Pastors have often warned in their sermons for people to avoid being a "check-box Christian." But what exactly does this mean?
Jason F. Wright, a New York Times bestselling author, columnist and speaker, wrote in his column for Fox News that a "check-box Christian" is someone who lives by a list that presumably would get them straight to heaven.
Things included in the list of a "check-box Christian" may include conducting morning prayers, reading a few verses of scripture each day, and going to church every Sunday.
But Wright said "check-box Christians" often miss the true essence of their faith. Yes, they might have talked to God, but what was in their conversation? Did it consist merely of one-sided prayer requests, or was God able to reach the hearts of these Christians?
Yes, they might have read their daily scripture, but did the "check-box Christians" manage to reflect upon God's Word?
"Don't just read a few verses so you can pat yourself on the back and feel good all day long about nibbling on the word. Instead, take some time to feast upon the scriptures," he said. "Not because it's on your to-do list, but because you're hungry for more and you realize how your life will change if you immerse yourself in those pages."
Instead of simply going to church every Sunday, Christians should embrace true worship with their brothers and sisters in Christ, Wright said. "Yes, we should all aspire to deeper motives and greater spiritual authenticity," he added.
For those who have been grappling with Christianity, Wright said it's okay to grab a pen and make a list of things they need to do to strengthen their faith. Not all Christians have mastered the beautiful habits of people of faith, and they definitely have to start somewhere — even if it means being a "check-box Christian" first.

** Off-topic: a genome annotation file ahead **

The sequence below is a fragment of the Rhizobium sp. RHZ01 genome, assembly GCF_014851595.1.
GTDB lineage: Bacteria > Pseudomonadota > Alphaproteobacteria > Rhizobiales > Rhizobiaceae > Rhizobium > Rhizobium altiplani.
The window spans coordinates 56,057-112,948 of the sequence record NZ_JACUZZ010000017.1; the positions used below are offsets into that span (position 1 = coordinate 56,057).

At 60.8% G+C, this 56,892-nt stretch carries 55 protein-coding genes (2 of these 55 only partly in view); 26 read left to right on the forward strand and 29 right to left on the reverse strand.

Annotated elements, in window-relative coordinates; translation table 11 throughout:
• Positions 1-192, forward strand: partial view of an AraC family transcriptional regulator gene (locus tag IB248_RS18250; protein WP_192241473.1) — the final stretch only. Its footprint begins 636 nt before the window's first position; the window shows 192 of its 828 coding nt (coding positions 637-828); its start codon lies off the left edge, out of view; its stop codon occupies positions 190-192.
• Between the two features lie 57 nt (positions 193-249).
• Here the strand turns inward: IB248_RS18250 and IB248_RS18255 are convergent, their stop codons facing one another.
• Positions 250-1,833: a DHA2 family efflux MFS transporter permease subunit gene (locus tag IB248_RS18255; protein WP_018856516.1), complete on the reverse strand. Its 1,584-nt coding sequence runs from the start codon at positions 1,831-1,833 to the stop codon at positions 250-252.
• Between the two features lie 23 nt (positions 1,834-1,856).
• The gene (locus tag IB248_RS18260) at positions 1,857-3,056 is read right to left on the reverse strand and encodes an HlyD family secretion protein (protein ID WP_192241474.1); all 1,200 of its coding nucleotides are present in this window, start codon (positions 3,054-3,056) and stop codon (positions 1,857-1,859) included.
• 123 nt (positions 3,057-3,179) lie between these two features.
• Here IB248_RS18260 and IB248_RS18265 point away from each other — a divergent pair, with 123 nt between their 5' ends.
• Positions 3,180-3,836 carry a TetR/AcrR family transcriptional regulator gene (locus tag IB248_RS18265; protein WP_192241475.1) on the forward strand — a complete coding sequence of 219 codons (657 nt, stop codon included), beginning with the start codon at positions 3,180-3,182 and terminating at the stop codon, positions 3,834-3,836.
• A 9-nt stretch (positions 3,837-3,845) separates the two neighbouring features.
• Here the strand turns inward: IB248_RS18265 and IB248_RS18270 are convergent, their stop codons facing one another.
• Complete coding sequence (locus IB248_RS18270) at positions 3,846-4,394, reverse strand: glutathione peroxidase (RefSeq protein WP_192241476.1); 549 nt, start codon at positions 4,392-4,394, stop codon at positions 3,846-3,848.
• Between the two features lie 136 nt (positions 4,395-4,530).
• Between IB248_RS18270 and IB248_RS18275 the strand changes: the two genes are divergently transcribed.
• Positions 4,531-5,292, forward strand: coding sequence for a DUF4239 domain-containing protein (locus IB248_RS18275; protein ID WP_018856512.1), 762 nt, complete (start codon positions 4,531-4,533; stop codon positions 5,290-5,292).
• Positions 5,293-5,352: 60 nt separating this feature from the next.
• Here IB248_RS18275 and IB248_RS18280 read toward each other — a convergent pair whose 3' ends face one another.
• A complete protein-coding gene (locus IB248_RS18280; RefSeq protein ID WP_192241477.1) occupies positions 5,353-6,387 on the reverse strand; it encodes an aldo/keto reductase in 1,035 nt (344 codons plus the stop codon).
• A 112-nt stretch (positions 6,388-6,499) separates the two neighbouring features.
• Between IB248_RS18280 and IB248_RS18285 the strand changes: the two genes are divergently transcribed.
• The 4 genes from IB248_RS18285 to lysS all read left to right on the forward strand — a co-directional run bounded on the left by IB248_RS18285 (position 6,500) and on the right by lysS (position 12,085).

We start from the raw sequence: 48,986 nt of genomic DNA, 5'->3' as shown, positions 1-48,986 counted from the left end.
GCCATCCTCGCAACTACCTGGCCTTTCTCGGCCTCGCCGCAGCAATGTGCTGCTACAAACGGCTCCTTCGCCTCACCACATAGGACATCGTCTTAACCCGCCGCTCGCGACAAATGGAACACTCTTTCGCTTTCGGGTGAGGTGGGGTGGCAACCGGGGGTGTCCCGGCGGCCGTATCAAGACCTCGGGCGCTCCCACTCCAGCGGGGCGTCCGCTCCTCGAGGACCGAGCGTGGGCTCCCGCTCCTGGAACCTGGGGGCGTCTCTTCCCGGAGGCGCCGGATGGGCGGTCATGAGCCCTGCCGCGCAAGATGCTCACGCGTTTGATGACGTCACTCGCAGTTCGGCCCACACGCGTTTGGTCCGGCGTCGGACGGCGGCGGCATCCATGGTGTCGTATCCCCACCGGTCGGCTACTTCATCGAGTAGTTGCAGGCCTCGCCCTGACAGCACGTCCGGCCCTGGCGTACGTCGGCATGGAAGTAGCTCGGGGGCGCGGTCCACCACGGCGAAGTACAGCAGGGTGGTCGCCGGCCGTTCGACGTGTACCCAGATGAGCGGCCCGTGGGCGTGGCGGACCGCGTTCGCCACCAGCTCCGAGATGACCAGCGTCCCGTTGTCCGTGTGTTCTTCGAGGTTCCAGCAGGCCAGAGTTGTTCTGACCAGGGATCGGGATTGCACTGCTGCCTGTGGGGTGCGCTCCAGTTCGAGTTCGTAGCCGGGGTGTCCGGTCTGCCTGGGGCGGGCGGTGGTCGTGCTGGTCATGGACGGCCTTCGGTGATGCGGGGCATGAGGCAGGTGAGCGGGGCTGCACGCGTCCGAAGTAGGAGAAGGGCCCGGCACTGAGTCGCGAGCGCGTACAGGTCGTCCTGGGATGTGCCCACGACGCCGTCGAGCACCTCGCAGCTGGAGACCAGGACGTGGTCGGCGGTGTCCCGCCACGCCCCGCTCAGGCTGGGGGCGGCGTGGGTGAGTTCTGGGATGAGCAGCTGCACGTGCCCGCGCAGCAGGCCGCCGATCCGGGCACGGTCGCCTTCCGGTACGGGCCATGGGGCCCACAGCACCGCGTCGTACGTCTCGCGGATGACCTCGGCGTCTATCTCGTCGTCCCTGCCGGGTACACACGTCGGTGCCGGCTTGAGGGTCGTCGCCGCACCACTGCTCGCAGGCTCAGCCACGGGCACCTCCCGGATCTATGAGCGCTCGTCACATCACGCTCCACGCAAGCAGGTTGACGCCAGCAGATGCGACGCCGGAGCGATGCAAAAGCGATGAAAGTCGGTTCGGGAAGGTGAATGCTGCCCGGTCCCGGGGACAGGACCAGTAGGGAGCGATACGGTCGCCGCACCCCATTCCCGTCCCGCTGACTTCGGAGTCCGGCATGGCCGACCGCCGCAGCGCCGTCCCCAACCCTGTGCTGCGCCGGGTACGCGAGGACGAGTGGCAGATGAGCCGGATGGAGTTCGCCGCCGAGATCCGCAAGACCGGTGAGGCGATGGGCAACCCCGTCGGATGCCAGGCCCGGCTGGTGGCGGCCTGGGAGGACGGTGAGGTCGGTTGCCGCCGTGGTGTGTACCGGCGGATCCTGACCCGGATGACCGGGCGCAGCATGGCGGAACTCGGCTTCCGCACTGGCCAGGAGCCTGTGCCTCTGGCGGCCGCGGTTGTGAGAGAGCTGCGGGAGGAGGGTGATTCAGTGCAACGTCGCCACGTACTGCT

"And if you hear someone criticize the notion of check-box Christianity, pull your list out, share it with them and tell them you're happily on your way," he said. "Then thank them for loving you and work hard to love them back."
Meanwhile, Christian author Jeff Huxford confessed on his blog that he used to be a "check-box Christian." He had self-imposed standards of being a good Christian, and he did "duties" because he "had to," not because he wanted to.
But he quickly realized that this was an unfulfilling approach to faith. Every task became joyless and each one was done to earn God's approval. It was only when he truly understood God's concept of sin, forgiveness, and salvation that he changed his ways.
"[God] doesn't want us to cautiously avoid sin or to merely play the game of religion. He doesn't want us 'working' to earn His favor. Rather, we are called to rest and trust in what Jesus has already done for our salvation. And to let the same power that saves us, empower us to live for Him while we are here on Earth," he said.